According to the State Statistical Bureau, the central government obtained 51% of the revenue in 2000, while only 20% went to the county and village authorities (10% and 17% to the provincial and city governments respectively). Yet according to the State Council’s Development Research Centre, in recent years the townships and villages have been shouldering 78% of the cost of the compulsory education while the counties accounted for 9%, the provinces 11% and Beijing less than 2%.
Surveys have revealed that as much as 70% of the modest township and village revenue has gone to compulsory education. The significant shortfall thus created has been invariably plugged by struggling rural households.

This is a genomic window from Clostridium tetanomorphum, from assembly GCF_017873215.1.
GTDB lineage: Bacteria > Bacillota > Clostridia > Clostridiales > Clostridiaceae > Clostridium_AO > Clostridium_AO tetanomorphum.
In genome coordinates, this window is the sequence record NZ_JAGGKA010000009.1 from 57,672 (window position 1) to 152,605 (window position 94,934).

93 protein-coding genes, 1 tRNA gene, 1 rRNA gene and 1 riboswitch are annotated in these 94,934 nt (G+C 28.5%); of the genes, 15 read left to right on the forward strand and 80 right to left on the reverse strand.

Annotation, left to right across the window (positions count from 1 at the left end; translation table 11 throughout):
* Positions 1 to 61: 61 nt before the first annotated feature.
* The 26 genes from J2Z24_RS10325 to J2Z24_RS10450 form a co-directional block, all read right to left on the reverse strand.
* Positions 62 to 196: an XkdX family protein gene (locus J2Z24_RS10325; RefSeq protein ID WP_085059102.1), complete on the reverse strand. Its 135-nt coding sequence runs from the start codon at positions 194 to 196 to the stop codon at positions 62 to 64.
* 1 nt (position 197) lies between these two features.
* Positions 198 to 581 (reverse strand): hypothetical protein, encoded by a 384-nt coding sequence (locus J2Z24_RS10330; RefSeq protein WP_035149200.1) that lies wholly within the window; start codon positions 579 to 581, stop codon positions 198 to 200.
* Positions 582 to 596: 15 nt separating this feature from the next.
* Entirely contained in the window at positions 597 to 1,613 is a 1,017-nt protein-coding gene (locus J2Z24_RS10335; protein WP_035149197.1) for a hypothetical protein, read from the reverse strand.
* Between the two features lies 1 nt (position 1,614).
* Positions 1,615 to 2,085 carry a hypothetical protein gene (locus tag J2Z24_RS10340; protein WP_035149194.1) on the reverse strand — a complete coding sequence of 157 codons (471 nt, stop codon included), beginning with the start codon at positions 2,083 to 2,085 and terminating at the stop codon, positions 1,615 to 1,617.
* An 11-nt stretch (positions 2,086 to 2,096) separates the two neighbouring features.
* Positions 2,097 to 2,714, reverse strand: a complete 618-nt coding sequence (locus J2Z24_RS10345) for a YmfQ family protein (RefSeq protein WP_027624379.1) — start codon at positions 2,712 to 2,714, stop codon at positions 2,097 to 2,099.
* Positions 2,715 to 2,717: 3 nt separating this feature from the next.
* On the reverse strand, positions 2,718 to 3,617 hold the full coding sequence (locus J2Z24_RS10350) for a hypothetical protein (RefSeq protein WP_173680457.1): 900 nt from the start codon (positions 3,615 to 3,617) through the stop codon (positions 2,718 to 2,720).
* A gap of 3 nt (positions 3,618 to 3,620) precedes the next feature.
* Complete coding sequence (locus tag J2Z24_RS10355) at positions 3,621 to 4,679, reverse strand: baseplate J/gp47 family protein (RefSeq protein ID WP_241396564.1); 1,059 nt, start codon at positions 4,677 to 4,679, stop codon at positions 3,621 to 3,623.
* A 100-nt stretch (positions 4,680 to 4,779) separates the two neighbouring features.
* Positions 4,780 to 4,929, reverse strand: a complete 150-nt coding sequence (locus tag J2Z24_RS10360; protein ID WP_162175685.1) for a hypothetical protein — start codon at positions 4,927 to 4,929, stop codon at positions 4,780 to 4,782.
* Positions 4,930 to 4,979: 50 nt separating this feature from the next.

Many city parents are also bending over backward to support their children’s education. But education opportunities in Chinese cities are significantly better than the countryside. Completion of senior high school is the norm in the cities where schools are far better equipped. Many rural kids, on the other hand, are struggling to enrol and stay in primary schools. Such rural “schools” are often poorly lit and furnished, dilapidated structures sitting on dirt.
In the 1950s and '60s, there was a primary school within a reasonable distance of every village. The much-reduced availability of schools now means that more students have to take up boarding, sometimes with faraway relatives, in order to stay in schools and that has increased their costs.
With the much proclaimed high economic growth of the last decade, there should be resources to at least narrow the urban-rural divide. But Beijing’s pro-capitalist “reforms” have prevented that from happening. In fact, the gulf is widening.
From Green Left Weekly, October 6, 2004.